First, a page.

Individual sex crimes can also be characterized with these patterns (figure 8). Statutory rape is a teen-exclusive pattern crime. Forcible sodomy, sexual assaults with objects, forcible fondling, and incest all appear to be transchildhood pattern crimes, with substantial proportions of victims ages 6 to 11 and even younger. Forcible rape conforms to the teen-predominant pattern, with approximately 24 percent of victims younger than age 12. Of course, these patterns are not necessarily illustrative of the true distribution of crime because they reflect patterns of reporting and may also be influenced by the way crimes are defined or classified.



NIBRS Compared to UCR and NCVS

Since the National Incident-Based Reporting System (NIBRS) does not provide national coverage, it is reasonable to ask whether the patterns found in its records are consistent with those of true national data sets. In particular, it is worth considering how closely NIBRS patterns match equivalent patterns derived from the Uniform Crime Reporting (UCR) system and National Crime Victimization Survey (NCVS), both of which are nationally representative. The presence of parallel data would suggest the degree to which the NIBRS jurisdictions are consistent with overall national patterns.

UCR tallies only the total number of crimes known to police, tracking a selected set of "index" offenses, including homicide, forcible rape, robbery, aggravated assault, burglary, larceny, and motor vehicle theft. With the exception of homicide, it assembles no information on the details of crime incidents. While UCR and NIBRS cannot be compared on specific victim characteristics, their relative counts can be matched, revealing that the relative numbers of index crimes reported in 1997 by UCR and NIBRS are generally proportionate (table 1). The relative underreporting of robbery and motor vehicle theft by NIBRS compared to UCR may reflect the absence of large urban areas among the NIBRS reporting jurisdictions. The greater relative frequency of larceny in NIBRS statistically compensates for the underreporting of these offenses.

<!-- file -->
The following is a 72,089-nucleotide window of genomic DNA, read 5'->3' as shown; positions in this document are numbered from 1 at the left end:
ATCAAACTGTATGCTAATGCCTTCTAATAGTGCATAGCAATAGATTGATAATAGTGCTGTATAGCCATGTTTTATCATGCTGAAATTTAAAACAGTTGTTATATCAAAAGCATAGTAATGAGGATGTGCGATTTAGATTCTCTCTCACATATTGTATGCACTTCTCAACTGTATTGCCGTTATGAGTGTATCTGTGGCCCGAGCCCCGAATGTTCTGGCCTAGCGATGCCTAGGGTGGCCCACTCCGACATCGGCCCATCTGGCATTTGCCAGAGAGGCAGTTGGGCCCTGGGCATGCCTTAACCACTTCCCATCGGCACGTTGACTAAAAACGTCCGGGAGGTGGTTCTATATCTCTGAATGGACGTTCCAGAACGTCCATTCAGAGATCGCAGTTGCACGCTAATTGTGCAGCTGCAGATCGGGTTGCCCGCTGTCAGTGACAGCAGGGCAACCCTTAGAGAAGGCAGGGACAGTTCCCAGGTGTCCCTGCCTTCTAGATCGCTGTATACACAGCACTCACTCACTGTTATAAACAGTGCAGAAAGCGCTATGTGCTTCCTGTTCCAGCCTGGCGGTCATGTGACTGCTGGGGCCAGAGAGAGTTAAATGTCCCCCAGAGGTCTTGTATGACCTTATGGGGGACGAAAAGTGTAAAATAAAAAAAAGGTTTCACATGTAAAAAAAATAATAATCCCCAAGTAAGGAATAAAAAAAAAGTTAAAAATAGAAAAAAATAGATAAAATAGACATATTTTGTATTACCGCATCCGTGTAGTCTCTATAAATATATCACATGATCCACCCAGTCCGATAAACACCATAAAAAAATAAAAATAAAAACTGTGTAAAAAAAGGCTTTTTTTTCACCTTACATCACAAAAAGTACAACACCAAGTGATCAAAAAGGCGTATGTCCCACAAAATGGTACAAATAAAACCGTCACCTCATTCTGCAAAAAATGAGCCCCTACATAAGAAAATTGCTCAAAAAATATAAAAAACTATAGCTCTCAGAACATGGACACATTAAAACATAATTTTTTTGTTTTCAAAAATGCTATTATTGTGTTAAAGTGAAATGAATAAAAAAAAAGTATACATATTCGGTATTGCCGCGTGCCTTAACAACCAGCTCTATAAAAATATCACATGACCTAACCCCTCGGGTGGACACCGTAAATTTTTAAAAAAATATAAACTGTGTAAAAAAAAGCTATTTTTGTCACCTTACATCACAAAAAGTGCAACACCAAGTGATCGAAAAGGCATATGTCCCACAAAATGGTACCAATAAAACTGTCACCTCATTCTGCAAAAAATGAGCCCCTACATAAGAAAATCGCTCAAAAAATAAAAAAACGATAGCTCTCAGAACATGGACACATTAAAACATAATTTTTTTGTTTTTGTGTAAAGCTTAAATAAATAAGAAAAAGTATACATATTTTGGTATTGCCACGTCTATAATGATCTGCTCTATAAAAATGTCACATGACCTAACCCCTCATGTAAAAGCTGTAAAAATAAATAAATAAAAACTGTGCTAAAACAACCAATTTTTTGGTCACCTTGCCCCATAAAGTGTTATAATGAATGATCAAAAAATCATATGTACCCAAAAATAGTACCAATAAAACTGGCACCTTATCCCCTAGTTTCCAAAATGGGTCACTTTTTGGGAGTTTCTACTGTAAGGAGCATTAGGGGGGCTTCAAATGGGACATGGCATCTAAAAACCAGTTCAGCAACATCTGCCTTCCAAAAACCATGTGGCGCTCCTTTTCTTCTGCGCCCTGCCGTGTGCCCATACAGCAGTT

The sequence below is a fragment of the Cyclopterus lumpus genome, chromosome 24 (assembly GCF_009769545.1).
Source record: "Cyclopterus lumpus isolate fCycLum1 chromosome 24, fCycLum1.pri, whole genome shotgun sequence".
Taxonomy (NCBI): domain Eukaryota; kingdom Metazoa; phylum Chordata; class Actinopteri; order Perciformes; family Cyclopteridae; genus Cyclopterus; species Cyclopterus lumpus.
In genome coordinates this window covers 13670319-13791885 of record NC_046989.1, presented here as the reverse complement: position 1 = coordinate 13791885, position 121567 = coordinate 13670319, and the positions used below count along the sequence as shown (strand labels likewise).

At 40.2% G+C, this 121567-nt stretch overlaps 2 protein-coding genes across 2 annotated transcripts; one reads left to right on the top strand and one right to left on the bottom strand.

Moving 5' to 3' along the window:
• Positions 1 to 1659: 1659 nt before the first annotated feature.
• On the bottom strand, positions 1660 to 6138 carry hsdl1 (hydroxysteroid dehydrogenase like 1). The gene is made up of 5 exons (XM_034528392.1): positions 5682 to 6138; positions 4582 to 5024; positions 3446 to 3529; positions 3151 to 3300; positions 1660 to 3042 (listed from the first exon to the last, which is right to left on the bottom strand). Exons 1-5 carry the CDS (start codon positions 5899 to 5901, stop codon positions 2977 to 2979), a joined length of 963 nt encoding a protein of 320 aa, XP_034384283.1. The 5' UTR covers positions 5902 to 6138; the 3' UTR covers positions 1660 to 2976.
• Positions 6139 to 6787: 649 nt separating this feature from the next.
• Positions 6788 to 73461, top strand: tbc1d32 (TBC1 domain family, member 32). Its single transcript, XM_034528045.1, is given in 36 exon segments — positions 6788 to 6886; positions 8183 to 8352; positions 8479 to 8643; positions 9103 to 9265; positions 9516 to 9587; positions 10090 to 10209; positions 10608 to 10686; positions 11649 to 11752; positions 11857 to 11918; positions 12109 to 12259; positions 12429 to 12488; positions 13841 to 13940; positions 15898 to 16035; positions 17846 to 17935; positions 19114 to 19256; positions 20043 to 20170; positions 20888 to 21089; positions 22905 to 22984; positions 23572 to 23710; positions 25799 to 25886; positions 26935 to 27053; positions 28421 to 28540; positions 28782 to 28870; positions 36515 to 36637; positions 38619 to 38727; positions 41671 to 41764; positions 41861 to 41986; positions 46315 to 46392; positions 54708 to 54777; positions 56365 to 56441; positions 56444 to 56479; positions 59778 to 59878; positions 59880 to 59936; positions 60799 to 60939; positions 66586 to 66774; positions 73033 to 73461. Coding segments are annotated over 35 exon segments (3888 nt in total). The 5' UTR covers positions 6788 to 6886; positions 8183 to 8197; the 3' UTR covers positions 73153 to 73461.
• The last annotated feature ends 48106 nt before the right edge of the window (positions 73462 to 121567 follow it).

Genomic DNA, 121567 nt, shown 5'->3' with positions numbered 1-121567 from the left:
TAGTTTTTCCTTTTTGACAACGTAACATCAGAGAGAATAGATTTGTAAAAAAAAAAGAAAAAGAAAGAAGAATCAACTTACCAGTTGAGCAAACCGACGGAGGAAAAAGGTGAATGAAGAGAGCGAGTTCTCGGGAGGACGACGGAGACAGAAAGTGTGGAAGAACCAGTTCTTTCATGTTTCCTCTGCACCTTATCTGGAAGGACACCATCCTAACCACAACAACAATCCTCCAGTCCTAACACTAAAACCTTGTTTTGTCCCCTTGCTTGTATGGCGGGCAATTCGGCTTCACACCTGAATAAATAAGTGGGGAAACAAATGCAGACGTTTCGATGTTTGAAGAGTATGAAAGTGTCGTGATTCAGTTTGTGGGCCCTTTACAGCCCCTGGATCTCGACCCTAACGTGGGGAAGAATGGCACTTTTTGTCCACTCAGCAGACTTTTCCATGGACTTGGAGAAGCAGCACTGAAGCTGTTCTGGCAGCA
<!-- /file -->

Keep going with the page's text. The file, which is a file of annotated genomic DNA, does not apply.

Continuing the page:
Crime victimizations reported in NCVS also share similarities with patterns present in the NIBRS data. NCVS collects detailed information on incidents and victims, allowing more focused comparisons with NIBRS than are possible with UCR. For example, a comparison of the relative number of adult and juvenile victims for violent crimes known to police yields notable parallels (table 2). "All violent crime," "robbery," and "assault" have quite similar proportions of adult and juvenile victims in both data sets. Only forcible sex offenses show differences between the two, with the proportions of adult and juvenile sex victimizations more equal in NIBRS than NCVS.

The correspondencies found in both of these comparisons suggest that, while NIBRS data cannot be assumed to be nationally representative, they nevertheless exhibit important similarities to national crime victimization patterns.



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Characteristics of Crimes Against Juveniles Juvenile Justice Bulletin June 2000